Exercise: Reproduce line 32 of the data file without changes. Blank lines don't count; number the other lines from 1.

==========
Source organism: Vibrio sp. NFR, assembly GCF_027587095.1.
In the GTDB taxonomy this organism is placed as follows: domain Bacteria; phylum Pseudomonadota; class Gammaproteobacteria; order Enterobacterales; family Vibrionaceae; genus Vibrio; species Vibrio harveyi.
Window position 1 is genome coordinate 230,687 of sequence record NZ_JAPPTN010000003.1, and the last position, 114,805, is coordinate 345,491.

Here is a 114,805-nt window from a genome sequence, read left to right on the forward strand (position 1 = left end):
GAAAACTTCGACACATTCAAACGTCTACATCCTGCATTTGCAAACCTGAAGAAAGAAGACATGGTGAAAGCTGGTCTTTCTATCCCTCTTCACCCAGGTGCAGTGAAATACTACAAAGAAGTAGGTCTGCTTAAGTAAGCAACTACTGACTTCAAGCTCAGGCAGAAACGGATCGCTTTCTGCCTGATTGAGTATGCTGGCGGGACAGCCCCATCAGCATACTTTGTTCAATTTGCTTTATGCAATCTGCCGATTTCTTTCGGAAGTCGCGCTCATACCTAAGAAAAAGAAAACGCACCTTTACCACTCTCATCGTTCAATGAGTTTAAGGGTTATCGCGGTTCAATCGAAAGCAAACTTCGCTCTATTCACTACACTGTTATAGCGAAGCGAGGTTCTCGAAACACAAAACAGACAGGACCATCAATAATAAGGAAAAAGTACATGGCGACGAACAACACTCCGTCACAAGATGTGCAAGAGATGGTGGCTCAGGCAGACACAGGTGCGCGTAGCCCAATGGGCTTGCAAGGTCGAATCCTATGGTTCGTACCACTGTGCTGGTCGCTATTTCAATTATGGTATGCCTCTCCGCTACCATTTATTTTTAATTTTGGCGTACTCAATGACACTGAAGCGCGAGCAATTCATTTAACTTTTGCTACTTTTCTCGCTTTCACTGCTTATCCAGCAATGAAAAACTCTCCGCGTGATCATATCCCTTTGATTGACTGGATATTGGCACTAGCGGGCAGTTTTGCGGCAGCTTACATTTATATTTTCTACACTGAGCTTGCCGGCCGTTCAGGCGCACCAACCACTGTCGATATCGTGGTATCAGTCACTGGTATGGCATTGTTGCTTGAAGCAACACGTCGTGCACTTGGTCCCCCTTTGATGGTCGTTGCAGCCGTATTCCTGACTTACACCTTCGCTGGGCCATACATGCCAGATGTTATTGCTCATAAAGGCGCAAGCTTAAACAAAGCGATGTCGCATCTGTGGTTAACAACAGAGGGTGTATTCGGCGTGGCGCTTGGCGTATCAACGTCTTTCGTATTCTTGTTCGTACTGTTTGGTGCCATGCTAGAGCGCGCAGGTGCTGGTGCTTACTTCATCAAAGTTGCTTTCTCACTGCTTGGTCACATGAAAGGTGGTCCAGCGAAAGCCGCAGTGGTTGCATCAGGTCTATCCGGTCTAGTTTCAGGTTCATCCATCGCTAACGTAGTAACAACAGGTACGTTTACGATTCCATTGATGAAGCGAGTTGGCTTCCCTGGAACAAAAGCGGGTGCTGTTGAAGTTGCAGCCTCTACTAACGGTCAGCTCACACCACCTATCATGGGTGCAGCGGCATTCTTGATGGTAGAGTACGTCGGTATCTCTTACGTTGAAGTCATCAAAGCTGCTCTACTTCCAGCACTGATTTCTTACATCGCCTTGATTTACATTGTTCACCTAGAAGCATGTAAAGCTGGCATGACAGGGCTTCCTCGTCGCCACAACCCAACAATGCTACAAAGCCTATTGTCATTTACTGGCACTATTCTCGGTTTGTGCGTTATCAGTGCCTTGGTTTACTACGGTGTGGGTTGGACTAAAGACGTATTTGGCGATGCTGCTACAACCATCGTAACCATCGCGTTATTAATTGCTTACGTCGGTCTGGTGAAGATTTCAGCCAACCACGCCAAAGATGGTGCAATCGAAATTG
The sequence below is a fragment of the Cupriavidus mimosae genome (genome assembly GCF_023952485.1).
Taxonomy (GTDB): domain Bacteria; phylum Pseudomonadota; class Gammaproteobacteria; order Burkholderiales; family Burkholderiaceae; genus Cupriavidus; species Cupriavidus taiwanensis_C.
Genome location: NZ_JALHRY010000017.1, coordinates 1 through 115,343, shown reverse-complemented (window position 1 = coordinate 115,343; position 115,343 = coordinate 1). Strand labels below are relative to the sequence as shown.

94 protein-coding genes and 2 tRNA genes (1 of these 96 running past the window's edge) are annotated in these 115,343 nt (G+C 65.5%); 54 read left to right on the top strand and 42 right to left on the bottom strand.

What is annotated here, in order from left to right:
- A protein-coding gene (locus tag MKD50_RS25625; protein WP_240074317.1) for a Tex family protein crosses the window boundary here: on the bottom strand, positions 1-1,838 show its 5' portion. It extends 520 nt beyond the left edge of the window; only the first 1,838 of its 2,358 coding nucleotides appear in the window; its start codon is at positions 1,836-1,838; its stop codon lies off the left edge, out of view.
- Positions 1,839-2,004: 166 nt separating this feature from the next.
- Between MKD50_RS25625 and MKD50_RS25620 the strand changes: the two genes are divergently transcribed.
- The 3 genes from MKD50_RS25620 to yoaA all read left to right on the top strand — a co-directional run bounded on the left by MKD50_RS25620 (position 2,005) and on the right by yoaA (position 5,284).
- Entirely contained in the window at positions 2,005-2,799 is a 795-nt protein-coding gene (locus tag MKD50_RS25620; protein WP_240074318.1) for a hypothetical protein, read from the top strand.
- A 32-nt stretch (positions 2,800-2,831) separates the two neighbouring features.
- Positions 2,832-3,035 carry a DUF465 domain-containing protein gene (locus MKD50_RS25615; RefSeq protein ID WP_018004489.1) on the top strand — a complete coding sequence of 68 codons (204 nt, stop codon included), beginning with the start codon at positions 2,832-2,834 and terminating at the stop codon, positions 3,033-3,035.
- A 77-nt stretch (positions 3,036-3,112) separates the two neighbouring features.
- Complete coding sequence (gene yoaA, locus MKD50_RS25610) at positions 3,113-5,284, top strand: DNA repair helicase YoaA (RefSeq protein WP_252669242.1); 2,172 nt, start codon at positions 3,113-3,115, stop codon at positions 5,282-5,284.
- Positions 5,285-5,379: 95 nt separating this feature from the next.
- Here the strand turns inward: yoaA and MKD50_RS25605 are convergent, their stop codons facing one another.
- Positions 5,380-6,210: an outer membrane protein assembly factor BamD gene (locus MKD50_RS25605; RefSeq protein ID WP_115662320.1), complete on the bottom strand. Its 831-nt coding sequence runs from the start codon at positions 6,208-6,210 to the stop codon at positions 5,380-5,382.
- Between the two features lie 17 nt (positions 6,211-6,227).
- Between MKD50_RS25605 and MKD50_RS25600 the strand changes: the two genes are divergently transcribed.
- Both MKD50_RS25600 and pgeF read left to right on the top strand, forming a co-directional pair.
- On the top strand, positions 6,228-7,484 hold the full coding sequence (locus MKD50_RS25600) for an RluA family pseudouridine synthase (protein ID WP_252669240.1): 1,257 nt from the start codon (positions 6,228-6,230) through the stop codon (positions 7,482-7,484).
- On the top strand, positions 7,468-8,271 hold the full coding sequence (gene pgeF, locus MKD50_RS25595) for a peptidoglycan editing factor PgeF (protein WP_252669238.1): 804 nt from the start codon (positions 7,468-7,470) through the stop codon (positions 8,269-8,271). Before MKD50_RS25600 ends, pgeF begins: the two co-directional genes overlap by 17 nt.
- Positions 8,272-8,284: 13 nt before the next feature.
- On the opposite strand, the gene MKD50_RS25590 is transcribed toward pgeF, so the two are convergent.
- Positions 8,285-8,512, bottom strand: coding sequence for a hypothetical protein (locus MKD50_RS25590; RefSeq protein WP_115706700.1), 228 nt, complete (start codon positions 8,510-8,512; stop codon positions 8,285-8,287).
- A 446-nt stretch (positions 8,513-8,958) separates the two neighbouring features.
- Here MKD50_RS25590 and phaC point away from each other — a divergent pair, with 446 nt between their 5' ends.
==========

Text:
- Here MKD50_RS25590 and phaC point away from each other — a divergent pair, with 446 nt between their 5' ends.